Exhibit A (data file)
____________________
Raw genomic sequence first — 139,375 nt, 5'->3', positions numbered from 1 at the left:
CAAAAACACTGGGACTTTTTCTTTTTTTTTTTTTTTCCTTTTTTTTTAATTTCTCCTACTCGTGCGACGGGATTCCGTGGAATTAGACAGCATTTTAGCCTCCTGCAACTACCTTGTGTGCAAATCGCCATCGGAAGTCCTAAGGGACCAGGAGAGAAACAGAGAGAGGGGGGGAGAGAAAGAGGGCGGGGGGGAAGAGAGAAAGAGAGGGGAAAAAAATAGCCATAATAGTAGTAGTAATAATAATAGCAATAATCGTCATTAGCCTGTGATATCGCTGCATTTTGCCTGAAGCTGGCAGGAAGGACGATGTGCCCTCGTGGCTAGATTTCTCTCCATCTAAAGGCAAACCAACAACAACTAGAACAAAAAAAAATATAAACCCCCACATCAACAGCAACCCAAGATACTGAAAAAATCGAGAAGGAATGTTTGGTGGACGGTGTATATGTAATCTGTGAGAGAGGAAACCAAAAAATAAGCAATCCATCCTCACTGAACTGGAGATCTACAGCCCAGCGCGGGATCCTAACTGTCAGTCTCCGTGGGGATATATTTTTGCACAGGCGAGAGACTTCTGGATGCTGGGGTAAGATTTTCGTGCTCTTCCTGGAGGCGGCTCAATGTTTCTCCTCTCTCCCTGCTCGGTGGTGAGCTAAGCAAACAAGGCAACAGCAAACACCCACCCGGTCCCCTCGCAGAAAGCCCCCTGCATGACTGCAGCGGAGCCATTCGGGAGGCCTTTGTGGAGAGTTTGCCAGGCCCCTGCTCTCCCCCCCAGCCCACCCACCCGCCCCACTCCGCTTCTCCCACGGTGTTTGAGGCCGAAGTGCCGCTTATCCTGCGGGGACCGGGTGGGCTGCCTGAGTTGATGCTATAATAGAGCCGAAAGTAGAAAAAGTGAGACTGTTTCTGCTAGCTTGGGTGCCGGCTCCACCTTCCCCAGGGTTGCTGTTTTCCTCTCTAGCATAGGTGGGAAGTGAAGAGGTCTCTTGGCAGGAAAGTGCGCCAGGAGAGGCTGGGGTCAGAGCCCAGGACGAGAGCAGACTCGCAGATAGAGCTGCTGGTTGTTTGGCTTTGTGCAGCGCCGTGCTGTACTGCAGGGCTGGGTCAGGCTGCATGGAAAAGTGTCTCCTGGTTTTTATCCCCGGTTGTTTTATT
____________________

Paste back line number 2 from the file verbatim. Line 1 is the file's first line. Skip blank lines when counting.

CAAAAACACTGGGACTTTTTCTTTTTTTTTTTTTTTCCTTTTTTTTTAATTTCTCCTACTCGTGCGACGGGATTCCGTGGAATTAGACAGCATTTTAGCCTCCTGCAACTACCTTGTGTGCAAATCGCCATCGGAAGTCCTAAGGGACCAGGAGAGAAACAGAGAGAGGGGGGGAGAGAAAGAGGGCGGGGGGGAAGAGAGAAAGAGAGGGGAAAAAAATAGCCATAATAGTAGTAGTAATAATAATAGCAATAATCGTCATTAGCCTGTGATATCGCTGCATTTTGCCTGAAGCTGGCAGGAAGGACGATGTGCCCTCGTGGCTAGATTTCTCTCCATCTAAAGGCAAACCAACAACAACTAGAACAAAAAAAAATATAAACCCCCACATCAACAGCAACCCAAGATACTGAAAAAATCGAGAAGGAATGTTTGGTGGACGGTGTATATGTAATCTGTGAGAGAGGAAACCAAAAAATAAGCAATCCATCCTCACTGAACTGGAGATCTACAGCCCAGCGCGGGATCCTAACTGTCAGTCTCCGTGGGGATATATTTTTGCACAGGCGAGAGACTTCTGGATGCTGGGGTAAGATTTTCGTGCTCTTCCTGGAGGCGGCTCAATGTTTCTCCTCTCTCCCTGCTCGGTGGTGAGCTAAGCAAACAAGGCAACAGCAAACACCCACCCGGTCCCCTCGCAGAAAGCCCCCTGCATGACTGCAGCGGAGCCATTCGGGAGGCCTTTGTGGAGAGTTTGCCAGGCCCCTGCTCTCCCCCCCAGCCCACCCACCCGCCCCACTCCGCTTCTCCCACGGTGTTTGAGGCCGAAGTGCCGCTTATCCTGCGGGGACCGGGTGGGCTGCCTGAGTTGATGCTATAATAGAGCCGAAAGTAGAAAAAGTGAGACTGTTTCTGCTAGCTTGGGTGCCGGCTCCACCTTCCCCAGGGTTGCTGTTTTCCTCTCTAGCATAGGTGGGAAGTGAAGAGGTCTCTTGGCAGGAAAGTGCGCCAGGAGAGGCTGGGGTCAGAGCCCAGGACGAGAGCAGACTCGCAGATAGAGCTGCTGGTTGTTTGGCTTTGTGCAGCGCCGTGCTGTACTGCAGGGCTGGGTCAGGCTGCATGGAAAAGTGTCTCCTGGTTTTTATCCCCGGTTGTTTTATT